Whatever happened in the soft drizzle that fell on the International Stadium here last night, it had to be one of the most remarkable finals in the 72-year history of the World Cup. But then no one could have quite anticipated the drama and the glory of the triumph of Ronaldo and Brazil. It was maybe the greatest football story of them all. At least in terms of redemption, of a brilliantly sustained crusade to beat the odds imposed four years ago when the 21-year-old Ronaldo suffered a fall from grace in the 3-0 defeat by France in Paris. Last night, Ronaldo and Brazil completed a majestic circle with the 2-0 defeat of Germany.
Ronaldo scored both goals in the 67th and 79th minutes to deliver Brazil's fifth World Cup and land the Golden Boot awarded to the tournament's highest scorer. He had scored eight goals in seven matches, three more than his closest rivals, his team-mate Rivaldo and Miroslav Klose of Germany. It was, given his four-year battle to beat career-threatening injuries and the stigma of his collapse and ghost-like performance in the Paris final, a stunning achievement. Ronaldo said later: "I have dedicated my life to this moment for four years. I promised the Brazilian people that I would repay them for what happened and this is my greatest moment."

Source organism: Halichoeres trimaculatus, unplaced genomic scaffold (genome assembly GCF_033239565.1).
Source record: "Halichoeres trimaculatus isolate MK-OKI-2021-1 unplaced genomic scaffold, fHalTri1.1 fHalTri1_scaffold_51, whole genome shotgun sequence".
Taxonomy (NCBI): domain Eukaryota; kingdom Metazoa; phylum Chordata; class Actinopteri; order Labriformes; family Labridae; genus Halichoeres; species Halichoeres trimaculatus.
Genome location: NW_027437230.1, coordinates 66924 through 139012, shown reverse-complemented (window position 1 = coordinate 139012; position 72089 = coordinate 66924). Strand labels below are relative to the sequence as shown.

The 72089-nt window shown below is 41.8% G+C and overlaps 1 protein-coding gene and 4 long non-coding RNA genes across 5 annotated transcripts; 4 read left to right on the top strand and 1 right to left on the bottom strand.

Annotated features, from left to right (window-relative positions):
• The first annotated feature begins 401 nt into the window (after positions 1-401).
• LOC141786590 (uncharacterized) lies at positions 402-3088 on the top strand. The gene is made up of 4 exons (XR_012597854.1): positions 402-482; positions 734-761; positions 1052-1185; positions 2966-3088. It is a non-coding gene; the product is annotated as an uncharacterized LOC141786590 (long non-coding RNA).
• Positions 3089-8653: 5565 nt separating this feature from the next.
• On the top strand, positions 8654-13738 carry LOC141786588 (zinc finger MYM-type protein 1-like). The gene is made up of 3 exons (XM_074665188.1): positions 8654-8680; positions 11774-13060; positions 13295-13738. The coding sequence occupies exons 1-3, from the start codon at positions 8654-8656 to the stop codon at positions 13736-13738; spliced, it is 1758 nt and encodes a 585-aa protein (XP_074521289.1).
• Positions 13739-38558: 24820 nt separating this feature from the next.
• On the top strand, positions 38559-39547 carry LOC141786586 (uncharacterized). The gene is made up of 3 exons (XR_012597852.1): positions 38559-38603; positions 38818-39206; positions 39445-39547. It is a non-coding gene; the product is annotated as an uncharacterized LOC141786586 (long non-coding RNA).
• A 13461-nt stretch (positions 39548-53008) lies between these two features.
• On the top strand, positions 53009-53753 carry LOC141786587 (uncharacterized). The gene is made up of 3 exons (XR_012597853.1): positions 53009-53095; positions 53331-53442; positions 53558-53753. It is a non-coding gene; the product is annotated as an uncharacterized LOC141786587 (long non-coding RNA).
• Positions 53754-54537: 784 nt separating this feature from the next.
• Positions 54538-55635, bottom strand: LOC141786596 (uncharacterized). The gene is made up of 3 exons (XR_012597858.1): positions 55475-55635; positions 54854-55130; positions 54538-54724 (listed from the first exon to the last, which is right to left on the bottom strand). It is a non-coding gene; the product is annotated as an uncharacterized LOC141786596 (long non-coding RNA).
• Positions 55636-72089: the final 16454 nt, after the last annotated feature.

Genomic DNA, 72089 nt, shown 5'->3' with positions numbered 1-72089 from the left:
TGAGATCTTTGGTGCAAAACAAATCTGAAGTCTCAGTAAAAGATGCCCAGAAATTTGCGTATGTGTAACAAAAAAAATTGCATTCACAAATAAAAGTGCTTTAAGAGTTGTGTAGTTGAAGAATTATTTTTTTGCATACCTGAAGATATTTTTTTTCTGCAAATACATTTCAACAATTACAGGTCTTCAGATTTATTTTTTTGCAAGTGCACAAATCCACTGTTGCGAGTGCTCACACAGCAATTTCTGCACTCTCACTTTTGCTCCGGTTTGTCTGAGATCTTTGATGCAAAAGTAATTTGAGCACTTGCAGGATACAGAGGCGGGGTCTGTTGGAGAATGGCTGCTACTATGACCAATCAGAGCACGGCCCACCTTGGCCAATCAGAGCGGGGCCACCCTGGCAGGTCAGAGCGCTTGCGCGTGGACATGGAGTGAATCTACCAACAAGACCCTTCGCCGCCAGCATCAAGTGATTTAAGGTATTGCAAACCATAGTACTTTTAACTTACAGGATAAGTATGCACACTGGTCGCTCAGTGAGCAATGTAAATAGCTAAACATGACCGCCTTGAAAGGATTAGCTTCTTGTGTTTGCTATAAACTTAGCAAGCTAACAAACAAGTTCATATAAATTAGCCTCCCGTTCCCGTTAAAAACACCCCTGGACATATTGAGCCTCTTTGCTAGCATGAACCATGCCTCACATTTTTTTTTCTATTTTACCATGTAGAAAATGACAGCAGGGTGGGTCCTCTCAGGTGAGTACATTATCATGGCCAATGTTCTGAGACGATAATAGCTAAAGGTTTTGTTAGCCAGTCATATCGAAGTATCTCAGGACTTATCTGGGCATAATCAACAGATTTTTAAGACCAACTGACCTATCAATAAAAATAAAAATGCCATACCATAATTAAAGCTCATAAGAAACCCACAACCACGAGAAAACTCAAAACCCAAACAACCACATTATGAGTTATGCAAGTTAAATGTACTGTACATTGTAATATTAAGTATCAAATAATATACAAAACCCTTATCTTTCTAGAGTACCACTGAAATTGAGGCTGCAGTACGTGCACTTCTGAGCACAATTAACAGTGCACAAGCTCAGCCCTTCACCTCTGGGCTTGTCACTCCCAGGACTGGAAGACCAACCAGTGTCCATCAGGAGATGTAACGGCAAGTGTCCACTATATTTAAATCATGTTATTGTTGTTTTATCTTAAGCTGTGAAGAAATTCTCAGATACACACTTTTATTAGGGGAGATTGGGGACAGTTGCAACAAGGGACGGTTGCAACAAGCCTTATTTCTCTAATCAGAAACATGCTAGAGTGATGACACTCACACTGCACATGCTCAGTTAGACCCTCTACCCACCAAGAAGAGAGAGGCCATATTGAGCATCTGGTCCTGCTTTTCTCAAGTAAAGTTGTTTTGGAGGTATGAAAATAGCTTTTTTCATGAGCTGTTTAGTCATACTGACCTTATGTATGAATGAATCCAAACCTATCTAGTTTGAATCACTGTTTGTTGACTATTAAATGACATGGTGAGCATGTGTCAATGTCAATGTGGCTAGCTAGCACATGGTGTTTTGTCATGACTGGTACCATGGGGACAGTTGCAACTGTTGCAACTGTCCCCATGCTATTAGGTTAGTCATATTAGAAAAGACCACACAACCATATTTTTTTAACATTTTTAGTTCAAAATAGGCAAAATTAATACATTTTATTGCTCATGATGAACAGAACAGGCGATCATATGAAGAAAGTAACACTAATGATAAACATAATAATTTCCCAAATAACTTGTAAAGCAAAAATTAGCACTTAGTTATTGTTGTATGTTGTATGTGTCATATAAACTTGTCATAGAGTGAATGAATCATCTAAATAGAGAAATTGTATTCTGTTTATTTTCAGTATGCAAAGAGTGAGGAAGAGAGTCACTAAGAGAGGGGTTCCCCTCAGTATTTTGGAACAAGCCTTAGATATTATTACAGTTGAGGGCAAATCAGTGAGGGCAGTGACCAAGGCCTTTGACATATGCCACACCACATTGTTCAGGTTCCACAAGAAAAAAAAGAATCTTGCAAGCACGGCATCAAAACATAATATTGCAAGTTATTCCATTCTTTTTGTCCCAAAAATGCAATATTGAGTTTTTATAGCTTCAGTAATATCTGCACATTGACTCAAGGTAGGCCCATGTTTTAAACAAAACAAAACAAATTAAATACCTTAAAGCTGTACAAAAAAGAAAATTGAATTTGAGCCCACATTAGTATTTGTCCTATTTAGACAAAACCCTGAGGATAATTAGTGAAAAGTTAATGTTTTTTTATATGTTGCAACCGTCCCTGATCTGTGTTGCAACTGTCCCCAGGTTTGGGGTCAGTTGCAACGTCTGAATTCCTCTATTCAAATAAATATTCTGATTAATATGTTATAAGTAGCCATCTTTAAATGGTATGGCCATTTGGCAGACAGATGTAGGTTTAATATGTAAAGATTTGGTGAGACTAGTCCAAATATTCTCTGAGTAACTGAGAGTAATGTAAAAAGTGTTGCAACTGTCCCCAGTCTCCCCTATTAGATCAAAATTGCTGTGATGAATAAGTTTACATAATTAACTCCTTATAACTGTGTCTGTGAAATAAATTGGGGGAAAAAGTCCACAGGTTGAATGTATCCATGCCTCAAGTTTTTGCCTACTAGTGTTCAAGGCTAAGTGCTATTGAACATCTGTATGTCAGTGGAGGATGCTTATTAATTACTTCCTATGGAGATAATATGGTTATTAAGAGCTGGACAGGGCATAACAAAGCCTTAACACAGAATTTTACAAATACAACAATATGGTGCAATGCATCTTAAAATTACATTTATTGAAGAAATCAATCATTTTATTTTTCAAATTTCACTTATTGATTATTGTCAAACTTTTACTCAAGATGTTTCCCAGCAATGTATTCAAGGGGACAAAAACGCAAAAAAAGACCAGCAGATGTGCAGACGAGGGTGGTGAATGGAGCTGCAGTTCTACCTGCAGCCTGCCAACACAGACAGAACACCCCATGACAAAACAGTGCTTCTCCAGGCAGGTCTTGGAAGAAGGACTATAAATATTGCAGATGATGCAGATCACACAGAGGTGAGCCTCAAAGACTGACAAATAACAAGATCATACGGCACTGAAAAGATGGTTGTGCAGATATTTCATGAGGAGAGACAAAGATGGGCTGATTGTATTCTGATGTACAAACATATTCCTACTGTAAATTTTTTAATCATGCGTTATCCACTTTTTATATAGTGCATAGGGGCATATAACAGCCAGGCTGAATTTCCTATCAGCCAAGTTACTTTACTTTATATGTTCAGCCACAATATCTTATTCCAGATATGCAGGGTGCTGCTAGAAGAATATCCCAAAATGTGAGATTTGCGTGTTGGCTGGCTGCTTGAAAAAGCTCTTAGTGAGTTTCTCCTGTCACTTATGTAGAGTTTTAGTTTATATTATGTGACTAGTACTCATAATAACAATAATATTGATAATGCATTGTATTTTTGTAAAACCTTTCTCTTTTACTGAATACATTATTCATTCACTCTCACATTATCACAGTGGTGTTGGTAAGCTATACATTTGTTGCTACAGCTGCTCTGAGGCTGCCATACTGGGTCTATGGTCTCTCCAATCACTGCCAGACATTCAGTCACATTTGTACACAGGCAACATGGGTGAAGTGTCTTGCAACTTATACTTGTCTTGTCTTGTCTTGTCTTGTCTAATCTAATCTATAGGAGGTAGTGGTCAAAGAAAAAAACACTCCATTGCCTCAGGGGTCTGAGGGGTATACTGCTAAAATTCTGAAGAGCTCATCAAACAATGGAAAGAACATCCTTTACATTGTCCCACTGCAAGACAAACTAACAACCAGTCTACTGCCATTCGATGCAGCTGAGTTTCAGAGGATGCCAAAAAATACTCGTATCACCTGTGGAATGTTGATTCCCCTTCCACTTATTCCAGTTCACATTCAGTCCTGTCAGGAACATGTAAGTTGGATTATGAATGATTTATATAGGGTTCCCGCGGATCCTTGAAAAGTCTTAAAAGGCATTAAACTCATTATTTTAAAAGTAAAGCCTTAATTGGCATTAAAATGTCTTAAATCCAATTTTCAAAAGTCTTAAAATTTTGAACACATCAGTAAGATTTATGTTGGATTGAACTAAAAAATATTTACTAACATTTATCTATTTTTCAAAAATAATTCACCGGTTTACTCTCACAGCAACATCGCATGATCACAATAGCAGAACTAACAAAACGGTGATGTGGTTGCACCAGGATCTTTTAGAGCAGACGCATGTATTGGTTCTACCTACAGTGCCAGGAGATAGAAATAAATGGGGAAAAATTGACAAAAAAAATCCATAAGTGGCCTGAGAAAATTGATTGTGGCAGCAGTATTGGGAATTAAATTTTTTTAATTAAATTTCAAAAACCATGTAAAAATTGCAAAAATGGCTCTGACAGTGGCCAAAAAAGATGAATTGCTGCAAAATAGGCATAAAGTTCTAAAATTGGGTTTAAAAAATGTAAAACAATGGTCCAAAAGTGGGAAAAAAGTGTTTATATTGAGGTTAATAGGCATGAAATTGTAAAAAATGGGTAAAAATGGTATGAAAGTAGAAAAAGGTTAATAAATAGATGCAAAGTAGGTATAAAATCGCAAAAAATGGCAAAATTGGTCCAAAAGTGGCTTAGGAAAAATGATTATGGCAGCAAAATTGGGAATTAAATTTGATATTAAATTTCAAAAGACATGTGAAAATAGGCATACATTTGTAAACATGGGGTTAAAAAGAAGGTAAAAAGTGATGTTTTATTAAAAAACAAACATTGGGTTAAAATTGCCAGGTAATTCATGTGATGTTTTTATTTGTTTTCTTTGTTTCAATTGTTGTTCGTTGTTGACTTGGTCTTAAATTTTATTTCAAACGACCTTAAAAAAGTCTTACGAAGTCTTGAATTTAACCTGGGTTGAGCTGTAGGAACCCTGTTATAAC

But the night brought misery for Oliver Kahn, the German goalkeeper and captain. Kahn, who had conceded just one goal in six matches, was at fault for the first goal when Rivaldo's shot bounced out of his grasp and into the path of Ronaldo.
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